An association between pregnancy and onset or relapse of attacks in patients with neuromyelitis optica spectrum disorder (NMOSD) was found, as published in Frontiers in Immunology.

Most (69.7%) patients experienced at least 1 pregnancy-related NMOSD attack, which mainly occurred during the first trimester of the postpartum period (65.6%).

Moreover, the results of the study suggested that patients who become pregnant after NMOSD onset were more prone to lesions in the optic nerve than patients diagnosed with NMOSD during pregnancy or within 1 year after delivery or abortion.


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On the other hand, acute encephalic lesions were more commonly found in patients diagnosed with NMOSD during pregnancy or within 1 year after delivery or abortion. The occurrence of pregnancy-related NMOSD attacks was greatly reduced whenever immunosuppressive therapy was maintained during pregnancy.

“Maintenance of [immunosuppressive] therapy during pregnancy and after delivery or abortion can reduce the risk of relapse; however, it can also increase the incidence of unhealthy newborns,” the authors said.

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To better explore this issue, the authors conducted a meta-analysis. The results supported the positive impact of immunosuppressive therapy in reducing the relapse rate of NMOSD during pregnancy, with no adverse effect on the miscarriage rate. However, a 3.73 times higher number of unhealthy newborns was observed among those receiving immunosuppressive therapy.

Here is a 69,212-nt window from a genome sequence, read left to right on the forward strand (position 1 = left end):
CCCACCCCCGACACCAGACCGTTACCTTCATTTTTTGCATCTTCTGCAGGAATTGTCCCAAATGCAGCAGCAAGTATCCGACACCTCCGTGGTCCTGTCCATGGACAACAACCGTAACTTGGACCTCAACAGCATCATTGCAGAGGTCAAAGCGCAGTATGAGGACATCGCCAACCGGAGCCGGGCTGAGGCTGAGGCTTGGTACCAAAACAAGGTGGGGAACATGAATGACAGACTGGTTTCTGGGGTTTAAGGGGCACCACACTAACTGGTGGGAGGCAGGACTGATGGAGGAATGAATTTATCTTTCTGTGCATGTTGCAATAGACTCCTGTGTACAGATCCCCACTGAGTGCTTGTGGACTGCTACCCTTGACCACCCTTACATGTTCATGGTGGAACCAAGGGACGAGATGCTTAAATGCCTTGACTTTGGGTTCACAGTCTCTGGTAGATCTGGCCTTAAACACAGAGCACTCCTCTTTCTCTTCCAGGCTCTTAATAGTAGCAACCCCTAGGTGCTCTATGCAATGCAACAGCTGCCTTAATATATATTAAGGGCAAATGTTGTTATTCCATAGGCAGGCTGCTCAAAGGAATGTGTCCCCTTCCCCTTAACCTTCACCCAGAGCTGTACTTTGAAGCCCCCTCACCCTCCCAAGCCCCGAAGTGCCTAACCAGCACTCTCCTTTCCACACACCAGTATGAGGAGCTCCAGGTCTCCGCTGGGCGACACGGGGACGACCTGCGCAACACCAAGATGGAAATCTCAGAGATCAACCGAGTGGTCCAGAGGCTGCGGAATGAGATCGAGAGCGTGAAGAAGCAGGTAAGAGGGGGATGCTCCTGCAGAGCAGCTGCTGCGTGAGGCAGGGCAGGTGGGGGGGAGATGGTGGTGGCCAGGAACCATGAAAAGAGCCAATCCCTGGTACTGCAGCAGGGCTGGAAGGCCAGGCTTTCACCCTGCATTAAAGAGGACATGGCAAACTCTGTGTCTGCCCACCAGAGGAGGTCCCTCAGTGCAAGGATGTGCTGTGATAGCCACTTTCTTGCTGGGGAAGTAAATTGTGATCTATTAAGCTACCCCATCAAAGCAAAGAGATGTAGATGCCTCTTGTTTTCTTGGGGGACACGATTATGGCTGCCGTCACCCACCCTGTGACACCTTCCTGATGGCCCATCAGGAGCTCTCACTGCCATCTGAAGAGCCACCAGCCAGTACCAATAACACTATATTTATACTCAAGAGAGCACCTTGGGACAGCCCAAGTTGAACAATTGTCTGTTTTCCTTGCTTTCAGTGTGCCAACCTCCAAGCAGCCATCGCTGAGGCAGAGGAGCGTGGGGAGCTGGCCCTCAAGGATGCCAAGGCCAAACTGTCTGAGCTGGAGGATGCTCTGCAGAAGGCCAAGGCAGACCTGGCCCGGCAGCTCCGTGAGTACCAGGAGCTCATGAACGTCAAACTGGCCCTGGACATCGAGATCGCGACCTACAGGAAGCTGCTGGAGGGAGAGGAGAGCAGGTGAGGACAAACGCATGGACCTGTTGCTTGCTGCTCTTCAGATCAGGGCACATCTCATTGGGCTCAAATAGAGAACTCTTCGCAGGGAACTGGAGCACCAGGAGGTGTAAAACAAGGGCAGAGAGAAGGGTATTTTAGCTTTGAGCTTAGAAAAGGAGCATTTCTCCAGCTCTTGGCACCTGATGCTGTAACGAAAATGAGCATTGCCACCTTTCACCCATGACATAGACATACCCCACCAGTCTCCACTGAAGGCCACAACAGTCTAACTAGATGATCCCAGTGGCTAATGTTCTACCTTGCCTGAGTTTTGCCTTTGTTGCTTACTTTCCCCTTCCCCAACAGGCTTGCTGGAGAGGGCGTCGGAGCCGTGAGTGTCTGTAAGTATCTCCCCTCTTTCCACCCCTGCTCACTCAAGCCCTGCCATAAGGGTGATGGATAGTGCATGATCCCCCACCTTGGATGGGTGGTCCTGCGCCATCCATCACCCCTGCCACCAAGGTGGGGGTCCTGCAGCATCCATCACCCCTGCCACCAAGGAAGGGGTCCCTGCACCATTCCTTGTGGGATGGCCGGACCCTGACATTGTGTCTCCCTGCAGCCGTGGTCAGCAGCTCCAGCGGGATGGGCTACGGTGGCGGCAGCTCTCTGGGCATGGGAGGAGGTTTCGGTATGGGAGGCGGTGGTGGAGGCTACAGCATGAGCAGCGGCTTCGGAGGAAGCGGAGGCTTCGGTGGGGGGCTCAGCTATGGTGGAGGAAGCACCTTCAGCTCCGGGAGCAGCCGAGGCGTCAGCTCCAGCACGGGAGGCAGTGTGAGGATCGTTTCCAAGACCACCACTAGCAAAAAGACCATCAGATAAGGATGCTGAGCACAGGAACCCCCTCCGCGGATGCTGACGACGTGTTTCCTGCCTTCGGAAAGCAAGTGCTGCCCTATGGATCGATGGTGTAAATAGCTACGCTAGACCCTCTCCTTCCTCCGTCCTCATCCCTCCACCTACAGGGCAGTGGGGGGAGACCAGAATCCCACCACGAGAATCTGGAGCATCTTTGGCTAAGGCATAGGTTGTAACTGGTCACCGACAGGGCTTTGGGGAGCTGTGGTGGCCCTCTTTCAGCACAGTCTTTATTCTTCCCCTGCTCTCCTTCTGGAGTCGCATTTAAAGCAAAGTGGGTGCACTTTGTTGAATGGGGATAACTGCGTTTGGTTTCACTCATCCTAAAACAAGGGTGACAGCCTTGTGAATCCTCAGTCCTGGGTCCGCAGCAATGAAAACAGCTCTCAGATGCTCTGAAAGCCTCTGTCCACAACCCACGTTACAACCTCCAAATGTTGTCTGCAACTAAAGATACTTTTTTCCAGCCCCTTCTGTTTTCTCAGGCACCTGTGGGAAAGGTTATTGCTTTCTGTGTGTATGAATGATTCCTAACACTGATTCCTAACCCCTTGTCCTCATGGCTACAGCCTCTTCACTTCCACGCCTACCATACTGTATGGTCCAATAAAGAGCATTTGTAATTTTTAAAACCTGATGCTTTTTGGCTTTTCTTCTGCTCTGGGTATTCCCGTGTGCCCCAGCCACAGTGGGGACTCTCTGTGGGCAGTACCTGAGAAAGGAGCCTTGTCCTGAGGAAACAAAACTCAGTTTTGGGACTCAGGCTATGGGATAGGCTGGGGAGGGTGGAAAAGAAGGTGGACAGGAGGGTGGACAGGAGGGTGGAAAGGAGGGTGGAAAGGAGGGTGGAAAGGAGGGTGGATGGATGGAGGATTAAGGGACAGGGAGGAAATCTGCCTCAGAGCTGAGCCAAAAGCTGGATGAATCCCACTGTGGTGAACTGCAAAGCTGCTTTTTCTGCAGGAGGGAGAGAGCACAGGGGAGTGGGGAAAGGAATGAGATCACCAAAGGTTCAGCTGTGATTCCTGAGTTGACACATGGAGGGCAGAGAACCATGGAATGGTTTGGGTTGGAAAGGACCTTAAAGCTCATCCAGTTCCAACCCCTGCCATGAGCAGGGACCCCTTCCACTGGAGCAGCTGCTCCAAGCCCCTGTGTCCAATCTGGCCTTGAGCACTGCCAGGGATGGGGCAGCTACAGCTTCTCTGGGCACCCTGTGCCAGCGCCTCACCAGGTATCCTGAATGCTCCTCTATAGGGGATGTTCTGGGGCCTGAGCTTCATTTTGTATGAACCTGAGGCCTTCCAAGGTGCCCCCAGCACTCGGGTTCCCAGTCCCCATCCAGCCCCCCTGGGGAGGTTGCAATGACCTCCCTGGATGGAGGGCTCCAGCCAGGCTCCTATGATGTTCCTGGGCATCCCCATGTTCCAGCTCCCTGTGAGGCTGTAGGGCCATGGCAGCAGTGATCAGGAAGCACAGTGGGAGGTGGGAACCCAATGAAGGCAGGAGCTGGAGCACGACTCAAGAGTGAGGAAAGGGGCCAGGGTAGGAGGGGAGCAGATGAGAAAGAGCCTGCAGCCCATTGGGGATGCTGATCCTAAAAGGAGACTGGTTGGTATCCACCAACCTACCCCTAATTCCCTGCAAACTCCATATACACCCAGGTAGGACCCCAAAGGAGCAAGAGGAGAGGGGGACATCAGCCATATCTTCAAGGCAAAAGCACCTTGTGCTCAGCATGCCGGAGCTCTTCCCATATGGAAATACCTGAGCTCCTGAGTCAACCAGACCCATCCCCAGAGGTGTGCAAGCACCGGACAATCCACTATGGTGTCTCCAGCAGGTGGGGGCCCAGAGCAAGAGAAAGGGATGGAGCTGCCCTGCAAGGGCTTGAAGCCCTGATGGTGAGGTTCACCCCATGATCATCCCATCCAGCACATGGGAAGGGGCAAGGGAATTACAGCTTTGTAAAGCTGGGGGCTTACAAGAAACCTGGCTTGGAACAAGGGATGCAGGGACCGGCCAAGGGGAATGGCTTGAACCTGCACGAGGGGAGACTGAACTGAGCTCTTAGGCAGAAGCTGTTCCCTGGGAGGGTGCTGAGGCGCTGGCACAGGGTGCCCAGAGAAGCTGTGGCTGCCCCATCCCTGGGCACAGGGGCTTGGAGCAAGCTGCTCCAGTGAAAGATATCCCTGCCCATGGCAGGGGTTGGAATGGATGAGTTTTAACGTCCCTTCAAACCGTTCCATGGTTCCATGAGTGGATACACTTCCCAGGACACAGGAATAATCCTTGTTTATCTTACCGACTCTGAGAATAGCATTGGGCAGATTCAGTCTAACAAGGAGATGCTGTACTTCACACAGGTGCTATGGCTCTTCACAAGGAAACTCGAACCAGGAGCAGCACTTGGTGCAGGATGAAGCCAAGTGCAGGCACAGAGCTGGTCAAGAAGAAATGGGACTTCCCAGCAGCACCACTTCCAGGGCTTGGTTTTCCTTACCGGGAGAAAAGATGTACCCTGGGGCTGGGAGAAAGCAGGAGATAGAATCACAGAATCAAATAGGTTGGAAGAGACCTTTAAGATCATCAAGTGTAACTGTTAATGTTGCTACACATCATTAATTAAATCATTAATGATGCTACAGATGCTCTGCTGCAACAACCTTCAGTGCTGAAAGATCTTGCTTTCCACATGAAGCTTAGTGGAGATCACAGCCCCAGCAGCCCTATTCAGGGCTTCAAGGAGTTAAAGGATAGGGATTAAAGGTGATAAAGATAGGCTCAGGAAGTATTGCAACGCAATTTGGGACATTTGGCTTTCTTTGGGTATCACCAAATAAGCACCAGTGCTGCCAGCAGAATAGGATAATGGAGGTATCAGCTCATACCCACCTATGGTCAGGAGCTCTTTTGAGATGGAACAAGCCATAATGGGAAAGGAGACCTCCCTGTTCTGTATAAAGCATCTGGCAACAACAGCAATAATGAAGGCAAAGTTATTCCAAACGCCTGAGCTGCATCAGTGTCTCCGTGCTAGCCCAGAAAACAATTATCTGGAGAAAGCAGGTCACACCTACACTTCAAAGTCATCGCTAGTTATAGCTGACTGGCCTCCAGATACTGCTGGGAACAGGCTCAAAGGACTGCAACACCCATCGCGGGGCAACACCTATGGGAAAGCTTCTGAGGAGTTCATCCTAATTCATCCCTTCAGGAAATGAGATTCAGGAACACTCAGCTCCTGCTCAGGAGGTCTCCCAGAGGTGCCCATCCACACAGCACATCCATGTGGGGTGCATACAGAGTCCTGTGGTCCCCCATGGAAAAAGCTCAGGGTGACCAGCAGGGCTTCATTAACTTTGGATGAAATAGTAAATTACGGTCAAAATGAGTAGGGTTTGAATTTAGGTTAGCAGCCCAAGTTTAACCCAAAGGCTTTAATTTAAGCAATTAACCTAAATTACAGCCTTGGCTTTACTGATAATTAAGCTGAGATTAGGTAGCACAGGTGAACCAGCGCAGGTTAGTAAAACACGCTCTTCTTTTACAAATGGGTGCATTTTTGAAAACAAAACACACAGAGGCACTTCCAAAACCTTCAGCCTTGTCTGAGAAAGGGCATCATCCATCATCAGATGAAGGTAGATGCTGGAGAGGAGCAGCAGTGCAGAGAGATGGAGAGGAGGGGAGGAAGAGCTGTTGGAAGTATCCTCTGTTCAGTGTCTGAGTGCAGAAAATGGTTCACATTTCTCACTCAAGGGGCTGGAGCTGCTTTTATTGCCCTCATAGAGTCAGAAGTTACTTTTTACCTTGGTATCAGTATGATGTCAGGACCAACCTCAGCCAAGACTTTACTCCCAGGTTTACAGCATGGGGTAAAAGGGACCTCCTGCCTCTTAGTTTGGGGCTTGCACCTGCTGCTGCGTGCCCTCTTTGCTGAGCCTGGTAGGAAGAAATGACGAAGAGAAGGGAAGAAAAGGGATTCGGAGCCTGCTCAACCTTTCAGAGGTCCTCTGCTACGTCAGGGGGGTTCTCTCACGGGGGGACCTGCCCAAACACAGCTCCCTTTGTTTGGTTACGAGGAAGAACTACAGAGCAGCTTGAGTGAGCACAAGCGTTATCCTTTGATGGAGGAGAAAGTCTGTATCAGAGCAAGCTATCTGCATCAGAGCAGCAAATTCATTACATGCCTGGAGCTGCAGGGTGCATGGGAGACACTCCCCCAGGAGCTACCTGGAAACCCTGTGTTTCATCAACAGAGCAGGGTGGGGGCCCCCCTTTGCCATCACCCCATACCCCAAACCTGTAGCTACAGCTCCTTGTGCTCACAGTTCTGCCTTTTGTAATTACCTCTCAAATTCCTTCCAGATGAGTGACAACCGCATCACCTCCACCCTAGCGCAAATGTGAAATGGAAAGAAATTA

The study included 34 pregnancies from 33 patients diagnosed with aquaporin-4 (AQP4) antibody-positive NMOSD. Half of the patients were diagnosed with NMOSD during pregnancy or within 1 year postpartum, while the other half were pregnant after NMOSD onset.

“The onset of NMOSD during pregnancy may result from immunological changes occurring during pregnancy, which may stimulate the production of AQP4-[antibodies],” the authors said.

Reference

Deng S, Lei Q, Lu W. Pregnancy-related attack in neuromyelitis optica spectrum disorder with AQP4-IgG: a single-center study and meta-analysis. Front Immunol. 2022;12. doi:10.3389/fimmu.2021.800666